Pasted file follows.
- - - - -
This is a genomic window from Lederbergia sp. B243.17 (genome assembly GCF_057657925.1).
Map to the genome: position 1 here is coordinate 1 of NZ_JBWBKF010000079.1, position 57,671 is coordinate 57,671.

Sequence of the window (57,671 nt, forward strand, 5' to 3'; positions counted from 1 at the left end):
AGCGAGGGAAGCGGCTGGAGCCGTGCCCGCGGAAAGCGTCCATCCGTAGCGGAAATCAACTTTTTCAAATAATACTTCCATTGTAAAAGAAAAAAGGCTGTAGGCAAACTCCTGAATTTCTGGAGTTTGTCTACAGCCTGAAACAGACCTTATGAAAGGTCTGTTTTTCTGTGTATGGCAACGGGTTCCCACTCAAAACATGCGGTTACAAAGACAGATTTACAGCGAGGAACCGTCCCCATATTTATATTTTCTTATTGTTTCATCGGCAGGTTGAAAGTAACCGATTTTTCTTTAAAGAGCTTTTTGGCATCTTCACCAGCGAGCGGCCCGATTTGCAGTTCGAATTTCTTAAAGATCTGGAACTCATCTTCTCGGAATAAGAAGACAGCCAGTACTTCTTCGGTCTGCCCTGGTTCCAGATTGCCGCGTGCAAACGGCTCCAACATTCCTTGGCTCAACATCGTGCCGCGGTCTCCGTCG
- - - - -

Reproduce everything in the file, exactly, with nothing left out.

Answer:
This is a genomic window from Lederbergia sp. B243.17 (genome assembly GCF_057657925.1).
Map to the genome: position 1 here is coordinate 1 of NZ_JBWBKF010000079.1, position 57,671 is coordinate 57,671.

Sequence of the window (57,671 nt, forward strand, 5' to 3'; positions counted from 1 at the left end):
AGCGAGGGAAGCGGCTGGAGCCGTGCCCGCGGAAAGCGTCCATCCGTAGCGGAAATCAACTTTTTCAAATAATACTTCCATTGTAAAAGAAAAAAGGCTGTAGGCAAACTCCTGAATTTCTGGAGTTTGTCTACAGCCTGAAACAGACCTTATGAAAGGTCTGTTTTTCTGTGTATGGCAACGGGTTCCCACTCAAAACATGCGGTTACAAAGACAGATTTACAGCGAGGAACCGTCCCCATATTTATATTTTCTTATTGTTTCATCGGCAGGTTGAAAGTAACCGATTTTTCTTTAAAGAGCTTTTTGGCATCTTCACCAGCGAGCGGCCCGATTTGCAGTTCGAATTTCTTAAAGATCTGGAACTCATCTTCTCGGAATAAGAAGACAGCCAGTACTTCTTCGGTCTGCCCTGGTTCCAGATTGCCGCGTGCAAACGGCTCCAACATTCCTTGGCTCAACATCGTGCCGCGGTCTCCGTCG